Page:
Kurtz: Partisan adulation in the media

If anyone doubted the bias in the media during this election, the inauguration appears to have had the singular salutary effect of proving it.  Howard Kurtz has a good look at the phenomenon up close and personal today from his Washington vantage point.  He’s having trouble distinguishing between the media and the cheering throngs, because apparently the media are the cheering throngs:

Bill Press, a radio host at WWRC-AM — now renamed “OBAMA 1260” — arranged for other liberal hosts, including Stephanie Miller and Randi Rhodes, to join a radio and television broadcast Sunday at George Washington University, complete with a live band. “We wanted to celebrate the inauguration of someone we all worked hard to get elected, and the role that progressive talk radio played,” he says. …

At what point does the recognition of Obama’s gifts and this juncture in history spill over into partisan adulation? Some journalists justify the ebullient tone by arguing that Obama is simply more fascinating than most politicians, as well as a trailblazer who is following 43 white presidents. Others say they are merely reflecting a public groundswell. Still others say Obama moves product when he’s on TV shows and magazine covers. Perhaps, more than one reporter says privately, Obama deserves the adulation, given the fact that he pulled off a political feat even harder than landing a crippled jet intact on the Hudson River.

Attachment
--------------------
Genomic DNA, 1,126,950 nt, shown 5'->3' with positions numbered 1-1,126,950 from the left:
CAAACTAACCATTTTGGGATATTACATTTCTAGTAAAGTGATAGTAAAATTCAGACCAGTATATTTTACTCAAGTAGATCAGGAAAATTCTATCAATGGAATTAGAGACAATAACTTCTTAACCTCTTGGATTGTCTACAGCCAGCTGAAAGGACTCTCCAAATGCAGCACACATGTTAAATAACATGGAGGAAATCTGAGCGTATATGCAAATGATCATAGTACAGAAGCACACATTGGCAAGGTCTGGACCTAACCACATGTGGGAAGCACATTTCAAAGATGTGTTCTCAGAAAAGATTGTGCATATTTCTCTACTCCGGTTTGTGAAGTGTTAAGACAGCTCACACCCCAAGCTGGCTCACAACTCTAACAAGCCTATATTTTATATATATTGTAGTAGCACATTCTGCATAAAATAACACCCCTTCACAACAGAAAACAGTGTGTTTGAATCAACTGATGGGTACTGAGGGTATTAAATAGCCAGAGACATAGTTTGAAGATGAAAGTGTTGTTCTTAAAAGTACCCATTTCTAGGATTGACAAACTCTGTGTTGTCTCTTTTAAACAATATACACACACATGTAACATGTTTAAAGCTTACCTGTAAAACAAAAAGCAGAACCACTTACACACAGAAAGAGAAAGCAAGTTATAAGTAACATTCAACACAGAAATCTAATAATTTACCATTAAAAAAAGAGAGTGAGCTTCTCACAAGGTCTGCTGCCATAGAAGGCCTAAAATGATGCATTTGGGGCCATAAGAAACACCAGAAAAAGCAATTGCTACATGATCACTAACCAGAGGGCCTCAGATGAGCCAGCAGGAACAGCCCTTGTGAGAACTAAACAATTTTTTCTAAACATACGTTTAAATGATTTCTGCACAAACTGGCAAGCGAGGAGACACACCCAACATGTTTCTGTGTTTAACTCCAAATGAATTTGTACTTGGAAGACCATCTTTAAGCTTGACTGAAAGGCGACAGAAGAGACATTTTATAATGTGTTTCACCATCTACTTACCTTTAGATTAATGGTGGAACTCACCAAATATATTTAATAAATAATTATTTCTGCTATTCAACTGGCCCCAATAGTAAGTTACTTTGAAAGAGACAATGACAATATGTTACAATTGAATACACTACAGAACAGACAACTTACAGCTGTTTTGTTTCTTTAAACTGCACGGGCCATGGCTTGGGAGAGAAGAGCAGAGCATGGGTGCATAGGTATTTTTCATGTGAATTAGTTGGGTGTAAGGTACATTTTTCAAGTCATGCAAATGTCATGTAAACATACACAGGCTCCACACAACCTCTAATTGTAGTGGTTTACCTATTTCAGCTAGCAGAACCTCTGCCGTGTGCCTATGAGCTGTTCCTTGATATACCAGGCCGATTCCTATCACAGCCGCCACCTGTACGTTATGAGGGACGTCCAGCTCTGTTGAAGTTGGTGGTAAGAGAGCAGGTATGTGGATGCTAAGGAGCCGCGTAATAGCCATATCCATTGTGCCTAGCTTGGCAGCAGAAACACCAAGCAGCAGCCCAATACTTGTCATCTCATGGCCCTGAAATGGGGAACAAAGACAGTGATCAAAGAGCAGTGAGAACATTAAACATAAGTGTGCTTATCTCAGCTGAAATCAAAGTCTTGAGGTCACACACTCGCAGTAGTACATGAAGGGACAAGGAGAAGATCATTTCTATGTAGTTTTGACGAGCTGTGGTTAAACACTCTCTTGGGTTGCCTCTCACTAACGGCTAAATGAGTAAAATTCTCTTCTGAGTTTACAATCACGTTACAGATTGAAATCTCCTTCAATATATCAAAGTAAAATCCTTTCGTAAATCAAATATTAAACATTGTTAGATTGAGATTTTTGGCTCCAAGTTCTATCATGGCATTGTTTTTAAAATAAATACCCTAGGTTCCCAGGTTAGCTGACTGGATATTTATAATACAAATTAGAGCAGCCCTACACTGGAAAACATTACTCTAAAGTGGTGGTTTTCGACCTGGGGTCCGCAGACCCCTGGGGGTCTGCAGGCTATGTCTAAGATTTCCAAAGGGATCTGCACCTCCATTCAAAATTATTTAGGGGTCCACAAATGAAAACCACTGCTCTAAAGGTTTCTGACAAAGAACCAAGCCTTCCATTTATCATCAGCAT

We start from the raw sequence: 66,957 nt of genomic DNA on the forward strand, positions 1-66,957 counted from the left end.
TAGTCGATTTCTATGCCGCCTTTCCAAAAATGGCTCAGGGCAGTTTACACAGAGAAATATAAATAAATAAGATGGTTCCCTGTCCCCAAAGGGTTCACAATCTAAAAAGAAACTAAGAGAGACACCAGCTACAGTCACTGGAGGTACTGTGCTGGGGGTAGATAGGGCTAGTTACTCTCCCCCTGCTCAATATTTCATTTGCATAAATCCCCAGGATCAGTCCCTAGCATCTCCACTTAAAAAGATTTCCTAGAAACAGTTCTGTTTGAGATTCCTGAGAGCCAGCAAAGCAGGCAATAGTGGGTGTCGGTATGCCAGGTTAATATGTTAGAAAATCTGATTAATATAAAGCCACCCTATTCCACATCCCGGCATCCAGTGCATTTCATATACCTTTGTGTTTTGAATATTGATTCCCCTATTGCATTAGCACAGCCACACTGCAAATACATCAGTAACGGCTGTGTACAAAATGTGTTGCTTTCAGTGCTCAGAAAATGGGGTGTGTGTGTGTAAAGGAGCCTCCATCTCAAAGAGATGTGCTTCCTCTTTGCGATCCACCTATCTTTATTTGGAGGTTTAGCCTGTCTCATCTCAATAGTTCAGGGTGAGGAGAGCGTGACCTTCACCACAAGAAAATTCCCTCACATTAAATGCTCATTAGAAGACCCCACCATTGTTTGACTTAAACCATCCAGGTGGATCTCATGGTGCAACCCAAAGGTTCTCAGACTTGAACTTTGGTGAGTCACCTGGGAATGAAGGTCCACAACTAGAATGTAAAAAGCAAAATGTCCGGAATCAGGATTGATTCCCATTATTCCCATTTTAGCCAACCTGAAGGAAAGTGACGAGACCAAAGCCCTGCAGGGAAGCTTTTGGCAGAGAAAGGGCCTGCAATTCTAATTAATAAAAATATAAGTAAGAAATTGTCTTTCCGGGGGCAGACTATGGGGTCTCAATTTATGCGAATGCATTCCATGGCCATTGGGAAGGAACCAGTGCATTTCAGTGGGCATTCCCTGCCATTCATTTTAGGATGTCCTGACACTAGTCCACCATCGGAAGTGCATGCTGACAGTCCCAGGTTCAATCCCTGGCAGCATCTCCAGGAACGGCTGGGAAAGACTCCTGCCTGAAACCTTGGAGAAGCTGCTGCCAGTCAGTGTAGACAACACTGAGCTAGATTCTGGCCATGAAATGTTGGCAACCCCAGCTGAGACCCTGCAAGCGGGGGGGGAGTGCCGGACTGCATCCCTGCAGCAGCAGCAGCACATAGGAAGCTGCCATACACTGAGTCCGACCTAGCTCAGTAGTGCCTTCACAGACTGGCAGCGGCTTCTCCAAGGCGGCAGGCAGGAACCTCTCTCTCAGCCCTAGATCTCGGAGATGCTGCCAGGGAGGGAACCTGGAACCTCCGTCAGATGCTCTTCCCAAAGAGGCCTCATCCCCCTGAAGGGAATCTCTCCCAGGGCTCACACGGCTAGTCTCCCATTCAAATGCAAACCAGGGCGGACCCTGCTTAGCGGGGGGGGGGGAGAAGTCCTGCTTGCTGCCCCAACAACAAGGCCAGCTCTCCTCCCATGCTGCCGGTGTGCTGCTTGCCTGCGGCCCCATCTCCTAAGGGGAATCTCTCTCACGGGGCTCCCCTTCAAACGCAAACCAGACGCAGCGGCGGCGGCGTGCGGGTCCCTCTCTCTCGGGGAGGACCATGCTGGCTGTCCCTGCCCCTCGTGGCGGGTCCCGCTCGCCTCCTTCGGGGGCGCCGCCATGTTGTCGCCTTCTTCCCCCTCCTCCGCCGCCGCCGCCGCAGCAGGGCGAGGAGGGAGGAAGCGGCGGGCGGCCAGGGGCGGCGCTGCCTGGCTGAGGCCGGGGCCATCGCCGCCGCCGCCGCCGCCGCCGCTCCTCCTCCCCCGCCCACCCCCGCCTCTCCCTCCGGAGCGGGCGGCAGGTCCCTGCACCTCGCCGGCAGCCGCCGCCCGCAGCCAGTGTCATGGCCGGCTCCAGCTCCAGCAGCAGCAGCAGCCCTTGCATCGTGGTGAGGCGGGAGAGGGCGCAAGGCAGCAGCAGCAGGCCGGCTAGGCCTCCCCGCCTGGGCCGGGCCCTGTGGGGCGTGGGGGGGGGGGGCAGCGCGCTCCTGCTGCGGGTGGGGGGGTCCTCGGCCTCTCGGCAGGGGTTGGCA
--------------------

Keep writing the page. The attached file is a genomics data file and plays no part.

As for liberal pundits who reflexively booed George W. Bush, are they now waving the pom-poms for Obama?

“We’re all wrestling with this,” Press says. “In the ’80s, every night I could just slam Reagan. It’s tougher when your guy is in the White House, but it doesn’t mean you support everything he does. Your role shifts to holding his feet to the fire.”

A bit harder to do when you’re broadcasting for OBAMA 1260.

At least they’re being honest about it.  MS-NBC has been the All-Obama Network for over a year, with Keith Olbermann and Chris Matthews vying for Top Media Sycophant honors.  Besides, Bill Press has never given any pretense at being objective; he’s an opinion journalist, a pundit.  The problem isn’t the Bill Presses of the world — it’s the supposedly objective media, who profess detachment on air and in print, but on Facebook issue updates like this:

  • “voted for change”/”change is coming”/”yes we did”/”is thrilled.”
  • “is hoping the American people elect to leave behind the dark ages and step back into the hopeful light. It’s been a long time.”
  • “helped turn her state blue.”
  • “I live in the United States of America again.”
  • “is getting out the vote for Barack Obama.”

Kurtz finishes with this warning:

After broadcasting half-frozen from the Newseum roof, watching endless television and attending all these media parties (I know, tough job, somebody has to do it), I can report that there really is an electric feeling in the city, unlike any I’ve seen before, going back to Jimmy Carter. But on Wednesday, we’ll still be in a financial mess and mired in two wars. Nobody expects Obama to solve these problems overnight. The media will need to aggressively chronicle what he’s accomplishing and where he’s falling short.

But after the year-long mediagasm, they have little credibility left.  Who’s going to trust them to report honestly and not cheerlead for The One?  The hagiographic journalists who report on his accomplishments will sound like propagandists for the new administration, not reporters.  And it says something deeper about media bias that Kurtz detects this “electric feeling” after attending so many media parties.